What a Yellow Line on Your Toddler’s Front Teeth Could Mean


I want to tell you about the pediatrician that cost me $3,000, my toddler son’s tooth extraction and the breastmilk that kept him healthy throughout the ordeal. But my story really begins when we introduced solid foods to my son and noticed a strange yellow line forming across his front teeth. 

The Warning Signs

It all started when my son began eating solid food. I used the Weston A. Price approach to introducing solid foods and tried baby led weaning, but my son would often gag and spit out his food. I stayed firm on the approach but noticed a little yellow line appearing on his two front teeth sometime before he turned one. So I took a washcloth to it, as suggested by the pediatrician, and tried scraping it off. But the yellow line remained.

I thought little of it at first. I hadn’t introduced carbs or sugar into his diet yet so it couldn’t be a cavity, and I brushed his teeth regularly. I figured he got my less than stellar dental genes.

Fast forward to my 18-month-old son, feeding him solids hit an all-time low. I felt like a horrible mother. I had NO idea what my son liked because he spit out everything he ate. When I say everything, it was pretty much EVERYTHING, expect hummus and dumplings. He constantly choked on food and even gagged from the water he drank from a sippy cup. His front teeth now had a thick yellow line despite me providing him with a healthy diet.

Getting my son to eat became so bad that I dreaded feeding him. Any meal or snack became the most stressful part of my day, and, looking back, probably his too. Since my son was so healthy and active, it didn’t appear to be an issue to anyone else observing him, professional or otherwise.  Everyone said, “It’s a toddler thing to eat that way.”

I listened and tried hard to remind myself that this is just the way my son is, and he will develop on his own accord, but I also seriously considered getting him evaluated for a sensory disorder — he couldn’t eat anything other than a few semi-mushy foods in tiny amounts.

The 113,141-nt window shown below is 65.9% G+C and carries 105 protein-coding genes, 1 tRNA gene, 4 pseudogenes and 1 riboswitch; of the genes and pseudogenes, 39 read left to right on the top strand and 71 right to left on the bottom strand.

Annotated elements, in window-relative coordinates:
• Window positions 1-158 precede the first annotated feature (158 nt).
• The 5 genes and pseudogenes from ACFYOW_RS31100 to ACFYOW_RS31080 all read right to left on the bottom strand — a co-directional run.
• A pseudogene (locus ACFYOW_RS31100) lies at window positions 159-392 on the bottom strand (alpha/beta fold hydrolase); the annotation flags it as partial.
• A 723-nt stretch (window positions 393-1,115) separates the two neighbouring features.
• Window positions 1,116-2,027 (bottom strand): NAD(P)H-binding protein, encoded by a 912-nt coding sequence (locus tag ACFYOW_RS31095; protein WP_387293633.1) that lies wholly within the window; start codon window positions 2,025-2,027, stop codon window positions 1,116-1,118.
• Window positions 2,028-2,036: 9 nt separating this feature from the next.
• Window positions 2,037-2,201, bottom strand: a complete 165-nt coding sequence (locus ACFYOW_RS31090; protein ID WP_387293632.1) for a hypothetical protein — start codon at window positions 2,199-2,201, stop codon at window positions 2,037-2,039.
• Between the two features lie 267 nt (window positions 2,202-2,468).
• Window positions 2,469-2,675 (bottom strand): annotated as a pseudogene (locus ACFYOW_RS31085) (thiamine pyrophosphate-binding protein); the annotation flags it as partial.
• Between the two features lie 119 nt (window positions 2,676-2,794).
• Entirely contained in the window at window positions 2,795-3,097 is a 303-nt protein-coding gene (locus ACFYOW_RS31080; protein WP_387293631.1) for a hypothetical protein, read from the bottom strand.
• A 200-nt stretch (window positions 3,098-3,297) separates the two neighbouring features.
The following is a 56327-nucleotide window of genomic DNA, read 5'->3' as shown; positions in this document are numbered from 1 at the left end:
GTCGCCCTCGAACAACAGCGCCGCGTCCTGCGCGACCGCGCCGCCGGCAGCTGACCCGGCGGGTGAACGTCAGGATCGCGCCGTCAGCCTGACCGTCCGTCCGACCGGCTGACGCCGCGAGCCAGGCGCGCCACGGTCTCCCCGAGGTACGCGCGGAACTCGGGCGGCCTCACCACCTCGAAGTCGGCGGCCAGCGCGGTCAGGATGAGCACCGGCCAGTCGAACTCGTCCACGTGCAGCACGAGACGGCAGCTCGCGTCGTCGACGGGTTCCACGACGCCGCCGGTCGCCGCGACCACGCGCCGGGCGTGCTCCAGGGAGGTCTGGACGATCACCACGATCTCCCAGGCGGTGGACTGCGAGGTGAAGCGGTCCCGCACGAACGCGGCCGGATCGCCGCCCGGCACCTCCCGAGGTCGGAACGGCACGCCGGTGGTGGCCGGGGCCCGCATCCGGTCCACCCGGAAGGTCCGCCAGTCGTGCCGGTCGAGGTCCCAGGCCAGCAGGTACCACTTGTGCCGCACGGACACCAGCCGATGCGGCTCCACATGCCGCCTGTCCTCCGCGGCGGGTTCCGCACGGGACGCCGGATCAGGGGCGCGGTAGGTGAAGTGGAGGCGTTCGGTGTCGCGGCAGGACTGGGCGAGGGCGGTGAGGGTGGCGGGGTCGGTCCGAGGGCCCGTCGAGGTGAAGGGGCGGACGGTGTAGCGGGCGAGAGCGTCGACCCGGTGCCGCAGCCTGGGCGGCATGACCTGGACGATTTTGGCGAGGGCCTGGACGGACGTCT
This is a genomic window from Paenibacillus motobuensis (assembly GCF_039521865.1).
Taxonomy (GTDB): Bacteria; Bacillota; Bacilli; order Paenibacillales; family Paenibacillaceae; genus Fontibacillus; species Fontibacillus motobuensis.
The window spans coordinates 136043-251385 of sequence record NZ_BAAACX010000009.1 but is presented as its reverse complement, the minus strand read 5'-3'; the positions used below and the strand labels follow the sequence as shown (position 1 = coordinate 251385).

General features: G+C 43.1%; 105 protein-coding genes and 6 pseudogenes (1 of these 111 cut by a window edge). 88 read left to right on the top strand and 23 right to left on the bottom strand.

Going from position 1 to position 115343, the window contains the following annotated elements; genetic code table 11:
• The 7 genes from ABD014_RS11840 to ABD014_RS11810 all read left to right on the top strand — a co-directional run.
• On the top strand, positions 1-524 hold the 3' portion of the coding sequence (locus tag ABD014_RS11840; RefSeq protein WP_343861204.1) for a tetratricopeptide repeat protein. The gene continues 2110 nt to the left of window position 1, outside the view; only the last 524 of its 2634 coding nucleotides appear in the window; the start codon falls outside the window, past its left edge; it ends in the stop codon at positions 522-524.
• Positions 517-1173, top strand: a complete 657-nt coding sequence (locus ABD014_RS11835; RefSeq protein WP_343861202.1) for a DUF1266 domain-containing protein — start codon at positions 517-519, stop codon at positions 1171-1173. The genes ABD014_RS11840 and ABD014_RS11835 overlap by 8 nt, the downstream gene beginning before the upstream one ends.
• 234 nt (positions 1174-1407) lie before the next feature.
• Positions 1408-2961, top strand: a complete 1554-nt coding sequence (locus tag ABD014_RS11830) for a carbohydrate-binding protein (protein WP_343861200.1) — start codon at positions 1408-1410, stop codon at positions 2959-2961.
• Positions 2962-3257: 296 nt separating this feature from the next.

I had done lots of research online over the past year, but something still wasn’t making sense, so I decided to take one more look at the reasoning behind the yellowing of my son’s teeth. (I have to say, I kind of envied those beautiful white teeth all of the other kids had and just couldn’t understand why my son’s teeth weren’t the same). So, I went online promising myself it would be my last Google search and through some divine grace, I found the answer!  

tongue tieThe Diagnosis

My son had the classic symptoms of tongue tie. Yellowing of the front two teeth, pulled in bottom front two teeth, chocking on water, spitting out food, not putting anything in his mouth as a baby, etc.

Once I found this out I immediately joined tongue tie Facebook groups, like Tongue Tie kids, and began calling preferred providers that specialize in what they call a release. After a little research and talking to other members we were finally scheduled to see the dentist. I was SOO excited because I was told the dentist would do the procedure on the spot if they found a tongue tie, and I felt hopeful that all the eating issues would be behind us.  

The dentist determined that my son was both lip- and tongue-tied, but because he was so strong the dentist would need to sedate him to do the dental work. The earliest appointment they had was in four weeks! This more complicated procedure totaled up to about $3,000 out of pocket because our insurance didn’t cover it. We felt it had to be done, so we took money from our savings and proceeded forward. It was the longest four weeks of our lives. 

The Procedure

Finally, the day arrived. We were very prepared; I even talked with my son leading up to the procedure about everything that would take place. The dentist and staff were amazing, and I felt confident and comfortable with their skills and professionalism. Unfortunately, due to decay on one of his teeth (a common side effect of tongue tie) he needed either a baby root canal or an extraction. He was a champ and did great. Little did I know, the easiest part was over and the hardest part was yet to come.  

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Post-Op Exercises

Doing exercises to make sure the tongue and lip don’t reattach was the most heart-wrenching thing I have ever done in my life, made worse because I had to do it to the one I love the most, my son.  Basically, I had to stick my finger in his mouth and rub the lasered off part three times a day. It was very painful for him, and I felt horrible every time I did it, but I persevered as much as humanly possible. Luckily, his tongue and lip stayed detached because my commitment to the exercises for a full two weeks was subpar. Just thinking back to his painful cry brings up my own emotional trauma. Hopefully, he won’t remember it when he’s older.

Post Release